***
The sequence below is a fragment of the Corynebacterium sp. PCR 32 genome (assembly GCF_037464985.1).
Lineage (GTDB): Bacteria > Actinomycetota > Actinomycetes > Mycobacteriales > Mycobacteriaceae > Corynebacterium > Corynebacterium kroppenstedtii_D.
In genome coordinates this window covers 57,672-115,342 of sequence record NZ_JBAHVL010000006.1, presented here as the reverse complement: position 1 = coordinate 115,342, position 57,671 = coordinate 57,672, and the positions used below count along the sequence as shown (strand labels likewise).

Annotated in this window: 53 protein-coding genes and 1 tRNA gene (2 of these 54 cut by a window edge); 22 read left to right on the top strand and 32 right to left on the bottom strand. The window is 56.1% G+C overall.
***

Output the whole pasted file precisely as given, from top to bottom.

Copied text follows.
The sequence below is a fragment of the Corynebacterium sp. PCR 32 genome (assembly GCF_037464985.1).
Lineage (GTDB): Bacteria > Actinomycetota > Actinomycetes > Mycobacteriales > Mycobacteriaceae > Corynebacterium > Corynebacterium kroppenstedtii_D.
In genome coordinates this window covers 57,672-115,342 of sequence record NZ_JBAHVL010000006.1, presented here as the reverse complement: position 1 = coordinate 115,342, position 57,671 = coordinate 57,672, and the positions used below count along the sequence as shown (strand labels likewise).

Annotated in this window: 53 protein-coding genes and 1 tRNA gene (2 of these 54 cut by a window edge); 22 read left to right on the top strand and 32 right to left on the bottom strand. The window is 56.1% G+C overall.